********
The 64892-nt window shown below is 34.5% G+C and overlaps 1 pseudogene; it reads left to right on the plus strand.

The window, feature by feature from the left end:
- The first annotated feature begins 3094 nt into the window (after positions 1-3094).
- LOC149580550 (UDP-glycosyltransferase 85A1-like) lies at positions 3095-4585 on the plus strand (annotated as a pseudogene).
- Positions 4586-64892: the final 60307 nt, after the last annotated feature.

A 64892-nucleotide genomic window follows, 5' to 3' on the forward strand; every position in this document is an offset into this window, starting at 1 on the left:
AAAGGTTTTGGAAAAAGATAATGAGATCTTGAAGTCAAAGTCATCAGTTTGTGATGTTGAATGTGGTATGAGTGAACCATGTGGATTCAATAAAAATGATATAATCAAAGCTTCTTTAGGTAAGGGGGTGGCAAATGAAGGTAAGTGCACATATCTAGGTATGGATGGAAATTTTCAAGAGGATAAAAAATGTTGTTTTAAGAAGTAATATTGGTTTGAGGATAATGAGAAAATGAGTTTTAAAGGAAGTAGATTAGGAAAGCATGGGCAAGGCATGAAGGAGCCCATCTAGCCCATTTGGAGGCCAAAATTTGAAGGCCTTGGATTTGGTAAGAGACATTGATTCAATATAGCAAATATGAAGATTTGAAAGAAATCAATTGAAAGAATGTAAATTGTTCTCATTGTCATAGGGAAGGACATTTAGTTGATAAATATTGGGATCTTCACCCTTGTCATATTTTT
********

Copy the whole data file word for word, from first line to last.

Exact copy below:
The 64892-nt window shown below is 34.5% G+C and overlaps 1 pseudogene; it reads left to right on the plus strand.

The window, feature by feature from the left end:
- The first annotated feature begins 3094 nt into the window (after positions 1-3094).
- LOC149580550 (UDP-glycosyltransferase 85A1-like) lies at positions 3095-4585 on the plus strand (annotated as a pseudogene).
- Positions 4586-64892: the final 60307 nt, after the last annotated feature.

A 64892-nucleotide genomic window follows, 5' to 3' on the forward strand; every position in this document is an offset into this window, starting at 1 on the left:
AAAGGTTTTGGAAAAAGATAATGAGATCTTGAAGTCAAAGTCATCAGTTTGTGATGTTGAATGTGGTATGAGTGAACCATGTGGATTCAATAAAAATGATATAATCAAAGCTTCTTTAGGTAAGGGGGTGGCAAATGAAGGTAAGTGCACATATCTAGGTATGGATGGAAATTTTCAAGAGGATAAAAAATGTTGTTTTAAGAAGTAATATTGGTTTGAGGATAATGAGAAAATGAGTTTTAAAGGAAGTAGATTAGGAAAGCATGGGCAAGGCATGAAGGAGCCCATCTAGCCCATTTGGAGGCCAAAATTTGAAGGCCTTGGATTTGGTAAGAGACATTGATTCAATATAGCAAATATGAAGATTTGAAAGAAATCAATTGAAAGAATGTAAATTGTTCTCATTGTCATAGGGAAGGACATTTAGTTGATAAATATTGGGATCTTCACCCTTGTCATATTTTT